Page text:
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VIPaws is a program of the Monroe County Humane Association in an effort to share the support and success of the human-animal bond and provide animal related therapies in the community. VIPaws is a specialized group of volunteer handler and animal teams.


What is Animal Assisted Therapy?

Animal assisted therapy consists of trained handler and animal teams volunteering in the community doing casual meet and greet activities. Animal assisted therapy can also include goal-directed and designed interactions to promote improvement in a client's physical, mental, emotional, social, or cognitive functioning. Registered therapy animal teams often visit nursing homes, health care facilities, libraries, schools, camps, community events, and other stressful situations to share the physical and emotional benefits of human-animal interactions. 


A therapy animal is trained with specific commands, skills, and manners to provide comfort and affection to others in a calm soothing way. Commonly the therapy animal is owned by the person handling it and the animal is a personal pet while not volunteering as a therapy animal. Typically handlers of therapy animals are required to complete specialized training and might also work in health care or social services. 


In General, Who Can Participate in Animal Assisted Therapy?

Most companion animals including dogs, cats, rabbits, birds, guinea pigs, miniature horses and horses can be used for animal assisted therapy. All animals and handlers are required to pass an evaluation for registration before participating in activities or to be recognized and registered as a "therapy team".


Who Can Participate in MCHA"s VIPaws Animal Assisted Therapy Program?

Monroe County Humane Association VIPaws program only evaluates companion dogs and cats for registered VIPaws animal assisted therapy teams. All handlers are required to complete VIPaws Handler Training before animal and handler attend VIPaws Team Evaluations. Upon passing VIPaws Team Evaluations handlers and animals must register as a VIPaws team by paying fees and passing a background check. For more information on becoming a registered VIPaws team click here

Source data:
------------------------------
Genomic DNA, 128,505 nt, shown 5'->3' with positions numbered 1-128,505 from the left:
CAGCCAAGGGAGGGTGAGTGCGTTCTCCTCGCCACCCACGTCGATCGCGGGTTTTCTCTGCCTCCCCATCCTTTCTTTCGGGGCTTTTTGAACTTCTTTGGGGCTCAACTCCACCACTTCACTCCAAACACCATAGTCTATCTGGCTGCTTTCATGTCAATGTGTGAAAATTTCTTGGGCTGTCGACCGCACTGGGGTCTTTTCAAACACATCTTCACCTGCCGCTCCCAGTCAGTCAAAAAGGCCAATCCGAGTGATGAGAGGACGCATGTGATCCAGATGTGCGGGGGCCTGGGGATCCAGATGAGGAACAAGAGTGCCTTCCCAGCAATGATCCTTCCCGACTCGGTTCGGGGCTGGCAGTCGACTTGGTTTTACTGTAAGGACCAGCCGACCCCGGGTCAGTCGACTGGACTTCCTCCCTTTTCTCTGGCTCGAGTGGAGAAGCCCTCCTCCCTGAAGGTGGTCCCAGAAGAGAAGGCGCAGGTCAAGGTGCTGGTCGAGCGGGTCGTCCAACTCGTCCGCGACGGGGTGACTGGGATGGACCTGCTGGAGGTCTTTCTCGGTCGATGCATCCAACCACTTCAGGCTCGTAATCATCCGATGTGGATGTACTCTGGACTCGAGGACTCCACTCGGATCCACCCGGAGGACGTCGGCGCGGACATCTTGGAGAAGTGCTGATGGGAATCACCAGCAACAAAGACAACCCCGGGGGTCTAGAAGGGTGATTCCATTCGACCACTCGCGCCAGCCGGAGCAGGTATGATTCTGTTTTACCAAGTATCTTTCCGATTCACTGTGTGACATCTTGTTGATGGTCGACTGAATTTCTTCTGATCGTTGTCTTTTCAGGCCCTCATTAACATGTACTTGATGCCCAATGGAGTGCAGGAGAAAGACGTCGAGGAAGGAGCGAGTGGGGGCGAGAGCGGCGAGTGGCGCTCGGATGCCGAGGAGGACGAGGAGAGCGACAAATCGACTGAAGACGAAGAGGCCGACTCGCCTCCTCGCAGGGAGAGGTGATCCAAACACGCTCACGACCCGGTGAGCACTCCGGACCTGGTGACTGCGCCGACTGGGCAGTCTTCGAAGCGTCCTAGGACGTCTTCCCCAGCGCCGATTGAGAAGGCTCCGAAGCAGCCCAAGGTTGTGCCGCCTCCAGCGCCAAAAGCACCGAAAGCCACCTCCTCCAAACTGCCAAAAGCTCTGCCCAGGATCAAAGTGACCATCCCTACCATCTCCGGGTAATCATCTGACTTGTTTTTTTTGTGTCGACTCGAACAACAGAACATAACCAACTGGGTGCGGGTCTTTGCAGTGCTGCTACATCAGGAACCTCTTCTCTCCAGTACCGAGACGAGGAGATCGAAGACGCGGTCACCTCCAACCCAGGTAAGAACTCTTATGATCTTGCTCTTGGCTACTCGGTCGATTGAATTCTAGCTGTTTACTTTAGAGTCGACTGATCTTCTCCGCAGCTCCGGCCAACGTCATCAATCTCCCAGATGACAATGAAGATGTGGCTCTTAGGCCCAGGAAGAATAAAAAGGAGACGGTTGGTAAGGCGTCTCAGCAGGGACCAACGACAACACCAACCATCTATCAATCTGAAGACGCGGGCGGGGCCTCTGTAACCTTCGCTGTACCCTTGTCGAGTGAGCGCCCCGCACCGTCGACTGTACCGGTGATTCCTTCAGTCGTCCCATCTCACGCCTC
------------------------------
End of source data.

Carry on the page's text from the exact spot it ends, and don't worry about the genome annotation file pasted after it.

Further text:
VIPaws Therapy Dog Prep Class

Are you and your dog interested in becoming a registered VIPaws team? Therapy Dog Prep Classes are optional one-hour drop in dog training sessions at MCHA on select Mondays from 6:00-7:00pm. These sessions will emphasize the expectations of animal assisted therapy teams, practice obedience, social skills and prepare for real-world animal assisted therapy situations. Each session costs $10 cash, check, or must be pre-paid online. Pre-register now by paying online or e-mail the coordinator. Please confirm your spot in Therapy Dog Prep Class no later than 9am on the day of class that you intend to participate. We need a minimum of three participants to host class. If we do not have at least three participants, class will be cancelled. Please watch the MCHA Facebook page for updates.


Currently MCHA does not host Therapy Cat Prep Classes. For more information on becoming a registered team with a cat, e-mail VIPaws Coordinator or read more about how to become a VIPaws therapy team


A therapy animal is not a service animal! 

A therapy dog or cat is not the same as a service animal. Sometimes known as an assistance animal, a service animal is an animal that has been specifically trained to provide assistance or perform tasks that benefit the handler with a physical or mental disability which limits one or more of a person's major life functions including a physical, sensory, psychiatric, intellectual, or other mental disability.


The service animal's training and performed tasks must be directly related to the handler’s disability. The comfort of an animal’s presence, emotional support, companionship and well-being do not constitute as a recognized task of a service animal but is rather known as a companion animal or emotional support animal.


An emotional support animal (ESA) does not have the same privileges such as public access as a service animal but can provide therapeutic support to an owner with a disability that does not limit the person’s major life functions. An emotional support animal may encourage life focus; provide companionship, affection and positive regard. A doctor may determine that a client with a mental illness would benefit from companionship of an emotional support animal and write a note supporting a request to allow the emotional support animal into housing or travel arrangements that are known traditionally do not allow pets. 


ARF! - Animal Reading Friends​

Do you love reading, enjoy working with kids and value community? Volunteer with MCHA a registered VIPaws Team to participate in Animal Reading Friends at your local library! Do you have a young child that enjoys reading to dogs or needs encouragement from a fury friend to read? Registered VIPaws teams are regurally meet in Monroe and Brown County Public Libraries! Check out our calendar and join us on the weekends, free and open to the public!

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How to Become a Team